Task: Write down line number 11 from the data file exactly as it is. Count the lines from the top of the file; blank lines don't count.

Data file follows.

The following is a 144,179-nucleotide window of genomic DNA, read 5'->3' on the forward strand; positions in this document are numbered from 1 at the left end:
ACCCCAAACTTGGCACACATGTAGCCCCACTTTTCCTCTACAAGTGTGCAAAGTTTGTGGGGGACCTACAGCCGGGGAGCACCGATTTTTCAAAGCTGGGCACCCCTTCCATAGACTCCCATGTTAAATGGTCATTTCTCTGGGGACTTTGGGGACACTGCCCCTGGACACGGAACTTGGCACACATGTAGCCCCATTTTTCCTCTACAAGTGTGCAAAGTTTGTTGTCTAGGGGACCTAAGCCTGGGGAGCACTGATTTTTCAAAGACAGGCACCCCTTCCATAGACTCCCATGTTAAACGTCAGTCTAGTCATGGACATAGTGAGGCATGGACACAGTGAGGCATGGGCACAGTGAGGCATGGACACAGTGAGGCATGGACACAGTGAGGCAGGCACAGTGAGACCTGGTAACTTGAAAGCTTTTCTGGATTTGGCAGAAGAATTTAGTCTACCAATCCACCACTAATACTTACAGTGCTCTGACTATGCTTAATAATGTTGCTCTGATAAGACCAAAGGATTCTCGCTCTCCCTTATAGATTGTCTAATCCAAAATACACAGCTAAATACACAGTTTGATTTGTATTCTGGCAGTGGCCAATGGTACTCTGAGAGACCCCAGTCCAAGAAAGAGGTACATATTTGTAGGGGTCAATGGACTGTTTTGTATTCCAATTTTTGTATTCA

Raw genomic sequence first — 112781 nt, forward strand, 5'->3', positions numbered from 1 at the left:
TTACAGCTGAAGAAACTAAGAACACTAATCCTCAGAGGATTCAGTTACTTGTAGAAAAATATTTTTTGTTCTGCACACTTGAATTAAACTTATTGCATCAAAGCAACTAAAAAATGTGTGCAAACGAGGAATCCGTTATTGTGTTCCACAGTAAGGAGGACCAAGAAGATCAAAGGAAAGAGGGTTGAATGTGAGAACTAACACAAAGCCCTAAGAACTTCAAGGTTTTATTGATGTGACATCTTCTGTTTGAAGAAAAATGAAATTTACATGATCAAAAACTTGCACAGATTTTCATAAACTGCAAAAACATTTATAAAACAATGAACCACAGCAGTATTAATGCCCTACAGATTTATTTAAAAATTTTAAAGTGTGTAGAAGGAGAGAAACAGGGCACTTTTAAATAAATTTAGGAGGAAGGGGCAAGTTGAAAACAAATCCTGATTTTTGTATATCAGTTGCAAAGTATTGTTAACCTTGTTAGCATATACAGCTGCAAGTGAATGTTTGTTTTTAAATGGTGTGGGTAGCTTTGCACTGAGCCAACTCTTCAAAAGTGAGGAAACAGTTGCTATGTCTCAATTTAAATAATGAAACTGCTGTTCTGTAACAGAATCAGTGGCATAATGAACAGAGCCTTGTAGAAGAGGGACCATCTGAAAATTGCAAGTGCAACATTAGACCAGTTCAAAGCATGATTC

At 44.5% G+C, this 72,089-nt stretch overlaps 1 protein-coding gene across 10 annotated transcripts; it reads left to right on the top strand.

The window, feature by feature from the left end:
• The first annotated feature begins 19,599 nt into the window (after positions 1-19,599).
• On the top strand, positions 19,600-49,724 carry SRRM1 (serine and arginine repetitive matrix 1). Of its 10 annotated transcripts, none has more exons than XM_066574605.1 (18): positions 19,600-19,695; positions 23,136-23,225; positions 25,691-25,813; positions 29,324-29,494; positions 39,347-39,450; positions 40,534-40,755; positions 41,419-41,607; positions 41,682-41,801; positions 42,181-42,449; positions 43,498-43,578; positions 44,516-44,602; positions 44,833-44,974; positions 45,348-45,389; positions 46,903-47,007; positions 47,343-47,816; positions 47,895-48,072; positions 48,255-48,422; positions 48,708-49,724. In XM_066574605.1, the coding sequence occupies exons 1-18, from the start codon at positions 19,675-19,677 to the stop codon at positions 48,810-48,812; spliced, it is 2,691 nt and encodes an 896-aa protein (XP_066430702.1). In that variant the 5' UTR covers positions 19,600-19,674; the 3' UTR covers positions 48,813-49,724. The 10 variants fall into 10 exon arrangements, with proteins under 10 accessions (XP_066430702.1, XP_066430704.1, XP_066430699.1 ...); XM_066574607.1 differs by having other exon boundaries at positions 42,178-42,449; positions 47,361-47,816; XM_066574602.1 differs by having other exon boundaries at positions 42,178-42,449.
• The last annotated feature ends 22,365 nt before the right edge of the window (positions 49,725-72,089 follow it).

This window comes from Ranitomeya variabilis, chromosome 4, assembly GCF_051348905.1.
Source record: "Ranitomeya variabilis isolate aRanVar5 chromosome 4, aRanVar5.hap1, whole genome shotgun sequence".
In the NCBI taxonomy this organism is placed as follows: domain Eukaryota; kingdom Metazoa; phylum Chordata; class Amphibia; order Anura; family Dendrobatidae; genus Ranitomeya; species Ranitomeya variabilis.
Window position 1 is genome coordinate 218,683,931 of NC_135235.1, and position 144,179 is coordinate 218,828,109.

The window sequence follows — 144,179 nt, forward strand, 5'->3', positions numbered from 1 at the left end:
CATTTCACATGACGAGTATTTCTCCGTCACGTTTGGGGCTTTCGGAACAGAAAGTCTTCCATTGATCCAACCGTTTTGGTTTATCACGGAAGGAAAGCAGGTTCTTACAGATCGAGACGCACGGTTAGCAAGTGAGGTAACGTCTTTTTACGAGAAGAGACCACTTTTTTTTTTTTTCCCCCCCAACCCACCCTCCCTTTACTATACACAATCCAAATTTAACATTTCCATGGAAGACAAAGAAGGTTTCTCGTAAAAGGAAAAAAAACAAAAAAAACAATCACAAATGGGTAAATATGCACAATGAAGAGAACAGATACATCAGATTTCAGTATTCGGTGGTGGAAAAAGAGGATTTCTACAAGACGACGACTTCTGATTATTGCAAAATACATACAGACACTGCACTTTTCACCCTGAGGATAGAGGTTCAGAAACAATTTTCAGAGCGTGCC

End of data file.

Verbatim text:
Source record: "Ranitomeya variabilis isolate aRanVar5 chromosome 4, aRanVar5.hap1, whole genome shotgun sequence".